Any discussion on ancient Greek culture would sadly be incomplete without a generous mention of its rich history of histrionics and theatrical arts. Theatre and dramatics have always been an integral part of many European cultures and ancient Greece can, literally, be called the point of Genesis of this form of audiovisual entertainment. Indeed, it is the Theatre of Dionysus, located at the foot of Acropolis, Athens, that is bestowed with the epithet of 'the birthplace of drama' due to this being one of the earliest open air theaters where festivities in the honor of ancient Greek gods, especially Dionysus (after whom it was named), and theatrical presentations were held for recreational purposes.
According to historical facts and archaeological evidence, the Theatre of Dionysus, which was meant as a venue of festivities for the City Dionysia celebrations, was not originally located in Athens, at the foot of Acropolis. It was shifted there about 2 centuries later and that is when a permanent stone structure was given to it.
While not much is known about the Theatre of Dionysus other than fragments of historical facts and legends (the accuracy of some of which has been difficult to acutely verify as the older a history is, the more likely it is to be distorted by myths, legends and folklore), we, have tried to compile various interesting facts about Theatre of Dionysus which have been collected from diverse sources. Read ahead to know about some amazing aspects of the history of this ancient birthplace of drama.
Theatre of Dionysus Facts
- First things first! When was the Theatre of Dionysus built? Well, the Theatre was built in the 4th Century BC. However, there seems to be some conflict regarding the exact year of its construction but this can be said that it came into being somewhere between 540 BCE and 500 BCE.
- There are two open air theaters located in the same region that are known as the Theatre of Dionysus. However, reliable sources claim that the structure which is the original Theatre of Dionysus is the one that is located in Athens, along the southernmost slope of Acropolis. The other structure, located along the southwestern slope, is actually the Odeon of Herodes Atticus and was an amphitheater made of stone with a wooden roof. The original Theatre of Dionysus, on the other hand, was an open air theater and, as such, had no roof.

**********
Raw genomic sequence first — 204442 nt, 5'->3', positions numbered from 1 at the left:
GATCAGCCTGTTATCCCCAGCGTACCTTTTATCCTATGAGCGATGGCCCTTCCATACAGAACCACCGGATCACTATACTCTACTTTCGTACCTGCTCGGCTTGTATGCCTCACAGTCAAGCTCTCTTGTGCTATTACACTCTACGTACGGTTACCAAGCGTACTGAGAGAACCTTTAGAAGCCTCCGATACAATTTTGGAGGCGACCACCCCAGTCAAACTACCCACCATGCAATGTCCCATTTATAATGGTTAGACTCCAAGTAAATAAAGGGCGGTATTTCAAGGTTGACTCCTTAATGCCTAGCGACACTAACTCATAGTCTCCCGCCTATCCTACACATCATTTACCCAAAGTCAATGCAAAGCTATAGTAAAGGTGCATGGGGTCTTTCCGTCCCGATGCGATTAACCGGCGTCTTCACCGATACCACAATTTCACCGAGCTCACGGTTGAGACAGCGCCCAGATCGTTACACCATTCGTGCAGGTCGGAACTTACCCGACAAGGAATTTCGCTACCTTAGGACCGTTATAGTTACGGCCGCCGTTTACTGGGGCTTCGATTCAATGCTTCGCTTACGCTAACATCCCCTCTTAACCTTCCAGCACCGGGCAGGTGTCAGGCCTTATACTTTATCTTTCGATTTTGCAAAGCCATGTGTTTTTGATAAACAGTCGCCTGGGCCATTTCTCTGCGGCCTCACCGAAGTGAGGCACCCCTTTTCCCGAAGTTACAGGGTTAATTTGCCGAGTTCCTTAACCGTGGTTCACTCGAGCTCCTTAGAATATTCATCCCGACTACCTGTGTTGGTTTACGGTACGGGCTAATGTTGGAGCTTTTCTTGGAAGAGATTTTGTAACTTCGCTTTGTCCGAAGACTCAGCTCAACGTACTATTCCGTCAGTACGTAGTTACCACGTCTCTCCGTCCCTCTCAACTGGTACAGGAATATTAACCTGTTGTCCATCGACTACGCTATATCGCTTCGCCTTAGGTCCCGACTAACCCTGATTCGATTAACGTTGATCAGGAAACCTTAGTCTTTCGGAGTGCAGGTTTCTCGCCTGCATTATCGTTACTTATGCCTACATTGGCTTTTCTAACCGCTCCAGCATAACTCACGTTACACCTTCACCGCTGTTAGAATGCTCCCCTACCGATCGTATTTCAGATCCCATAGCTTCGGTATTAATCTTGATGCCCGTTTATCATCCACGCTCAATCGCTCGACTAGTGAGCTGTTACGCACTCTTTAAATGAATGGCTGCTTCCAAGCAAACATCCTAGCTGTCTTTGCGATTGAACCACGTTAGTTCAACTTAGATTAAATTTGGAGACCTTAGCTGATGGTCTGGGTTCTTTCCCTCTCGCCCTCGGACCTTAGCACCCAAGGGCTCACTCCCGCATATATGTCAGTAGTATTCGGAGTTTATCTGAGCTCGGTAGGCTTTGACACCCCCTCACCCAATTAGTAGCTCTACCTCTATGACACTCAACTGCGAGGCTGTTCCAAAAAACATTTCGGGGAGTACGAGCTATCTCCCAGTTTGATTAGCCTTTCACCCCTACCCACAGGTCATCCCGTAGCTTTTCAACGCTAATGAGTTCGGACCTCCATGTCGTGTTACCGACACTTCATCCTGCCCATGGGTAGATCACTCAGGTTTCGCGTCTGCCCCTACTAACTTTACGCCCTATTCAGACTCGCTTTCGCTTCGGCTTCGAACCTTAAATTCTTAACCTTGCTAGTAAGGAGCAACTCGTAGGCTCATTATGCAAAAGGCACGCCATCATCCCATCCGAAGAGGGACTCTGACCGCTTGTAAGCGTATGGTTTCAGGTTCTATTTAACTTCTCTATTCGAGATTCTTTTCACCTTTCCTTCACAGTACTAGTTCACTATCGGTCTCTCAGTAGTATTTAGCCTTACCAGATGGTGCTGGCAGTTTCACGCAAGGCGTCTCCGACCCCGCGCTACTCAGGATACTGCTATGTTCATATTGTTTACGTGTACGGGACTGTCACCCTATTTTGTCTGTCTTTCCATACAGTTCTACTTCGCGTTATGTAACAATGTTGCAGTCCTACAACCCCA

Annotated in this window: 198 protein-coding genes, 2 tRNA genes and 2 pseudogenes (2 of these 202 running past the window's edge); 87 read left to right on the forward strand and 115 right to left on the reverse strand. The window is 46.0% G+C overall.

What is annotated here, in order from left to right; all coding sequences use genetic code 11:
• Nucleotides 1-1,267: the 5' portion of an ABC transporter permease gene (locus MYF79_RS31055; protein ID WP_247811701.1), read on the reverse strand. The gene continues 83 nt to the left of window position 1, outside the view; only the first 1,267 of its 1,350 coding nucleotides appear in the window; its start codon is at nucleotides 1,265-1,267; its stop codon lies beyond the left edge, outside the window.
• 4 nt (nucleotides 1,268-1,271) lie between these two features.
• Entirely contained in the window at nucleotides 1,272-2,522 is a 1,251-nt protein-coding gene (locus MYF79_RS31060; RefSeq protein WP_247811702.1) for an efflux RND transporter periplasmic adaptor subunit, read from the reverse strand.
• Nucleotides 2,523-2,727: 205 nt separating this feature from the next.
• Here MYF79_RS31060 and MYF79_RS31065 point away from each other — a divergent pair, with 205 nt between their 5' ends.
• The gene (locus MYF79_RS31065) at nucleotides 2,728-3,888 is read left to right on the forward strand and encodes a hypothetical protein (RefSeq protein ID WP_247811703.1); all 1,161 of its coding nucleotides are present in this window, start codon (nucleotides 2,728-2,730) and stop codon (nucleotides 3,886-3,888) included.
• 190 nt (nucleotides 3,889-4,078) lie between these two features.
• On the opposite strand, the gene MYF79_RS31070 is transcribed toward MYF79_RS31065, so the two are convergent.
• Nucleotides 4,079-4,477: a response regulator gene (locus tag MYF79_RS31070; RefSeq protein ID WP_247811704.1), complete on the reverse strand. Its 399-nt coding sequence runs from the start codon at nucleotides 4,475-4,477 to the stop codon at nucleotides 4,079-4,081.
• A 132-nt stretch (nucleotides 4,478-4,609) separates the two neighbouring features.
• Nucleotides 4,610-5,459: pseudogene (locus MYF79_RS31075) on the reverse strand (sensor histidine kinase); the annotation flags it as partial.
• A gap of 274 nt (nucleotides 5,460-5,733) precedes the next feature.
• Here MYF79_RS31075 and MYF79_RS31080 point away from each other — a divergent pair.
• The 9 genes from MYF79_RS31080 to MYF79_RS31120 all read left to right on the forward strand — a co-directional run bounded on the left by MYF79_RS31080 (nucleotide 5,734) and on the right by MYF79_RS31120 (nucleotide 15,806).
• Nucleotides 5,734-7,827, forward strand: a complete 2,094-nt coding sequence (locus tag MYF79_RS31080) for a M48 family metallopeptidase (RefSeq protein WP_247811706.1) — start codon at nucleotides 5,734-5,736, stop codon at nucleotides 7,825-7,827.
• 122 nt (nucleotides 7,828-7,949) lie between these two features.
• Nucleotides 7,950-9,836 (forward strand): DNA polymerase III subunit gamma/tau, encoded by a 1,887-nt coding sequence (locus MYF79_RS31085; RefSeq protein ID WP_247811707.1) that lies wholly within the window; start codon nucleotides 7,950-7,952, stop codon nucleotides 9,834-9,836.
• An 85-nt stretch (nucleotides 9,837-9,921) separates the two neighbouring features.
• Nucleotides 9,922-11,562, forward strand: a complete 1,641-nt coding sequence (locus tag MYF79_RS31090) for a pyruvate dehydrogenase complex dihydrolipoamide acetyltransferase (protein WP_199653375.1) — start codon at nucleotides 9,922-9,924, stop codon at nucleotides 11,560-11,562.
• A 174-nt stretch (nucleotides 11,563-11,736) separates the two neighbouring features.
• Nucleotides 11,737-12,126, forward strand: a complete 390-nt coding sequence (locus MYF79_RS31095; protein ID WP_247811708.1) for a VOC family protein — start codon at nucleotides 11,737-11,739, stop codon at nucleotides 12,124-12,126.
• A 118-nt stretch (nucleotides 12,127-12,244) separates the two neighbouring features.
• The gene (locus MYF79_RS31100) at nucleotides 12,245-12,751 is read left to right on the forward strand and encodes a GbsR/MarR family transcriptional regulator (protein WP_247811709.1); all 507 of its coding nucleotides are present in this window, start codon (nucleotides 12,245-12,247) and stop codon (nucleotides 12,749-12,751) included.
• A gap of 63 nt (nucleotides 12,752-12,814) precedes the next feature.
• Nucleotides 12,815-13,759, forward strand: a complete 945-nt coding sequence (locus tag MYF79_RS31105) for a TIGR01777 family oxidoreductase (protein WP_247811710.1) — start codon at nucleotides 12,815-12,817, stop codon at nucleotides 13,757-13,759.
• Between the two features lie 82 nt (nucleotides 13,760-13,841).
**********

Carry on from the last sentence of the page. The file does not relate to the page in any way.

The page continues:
- The Theatre was set up with the purpose of celebrating the annual City Dionysia festival and the Theatre served as the ideal ground for staging plays and holding the festivities. When first constructed, the Theatre had an audience capacity of 25, 000 such that each person present could clearly see whatever performance that was being presented on the stage. Later, seating arrangements were made and after that time, the Theatre could accommodate as many as 14, 000 - 17, 000 seated audiences.
- Legendary playwrights of ancient Greece such as Euripides, Aristophanes, Sophocles and Aeschylus participated in dramatic competitions that were held at the Theatre of Dionysus twice every year on the occasions of the spring festival of City Dionysia and the winter festival of Lenaia.
- The later version of the Theatre having seating arrangements was made of limestone and marble. All that is visible of this great historical monument today is a small part of the massive Theatre which was restored by Nero, the great Roman Emperor who also made some modifications in its design. This part was unearthed during an excavation mission in the 19th century. The aforementioned renovations and redesigning by Emperor Nero are believed to have been done around the earlier part of the 2nd century CE.
- It is believed that all the ancient classical Greek plays that still exist on the records of the history of world theater were performed for the first time at the Theatre of Dionysus. No wonder it is known as the birthplace of performed histrionics!
The original Theatre where the City Dionysia festivities used to be held before the venue was shifted to Acropolis was built in the 6th century BCE and was merely a flat ground. The original venue of these festivities was the rural district of Eleutherae but sometime around the third decade of the 6th century BCE, the tyrant ruler of Athens, Peisistratus, got the venue shifted from Eleutherae. That's when the permanent stone structure was erected and the Theatre was equipped with audience seating facilities.
Besides being the official venue for holding the City Dionysia festivities, the Acropolis location was also within proximity of a temple dedicated to Dionysus, the god of intoxication and drunken revelries. That was all the facts about Theatre of Dionysus that we could come up with as of now. We'll keep you posted as and when we get hold of more information!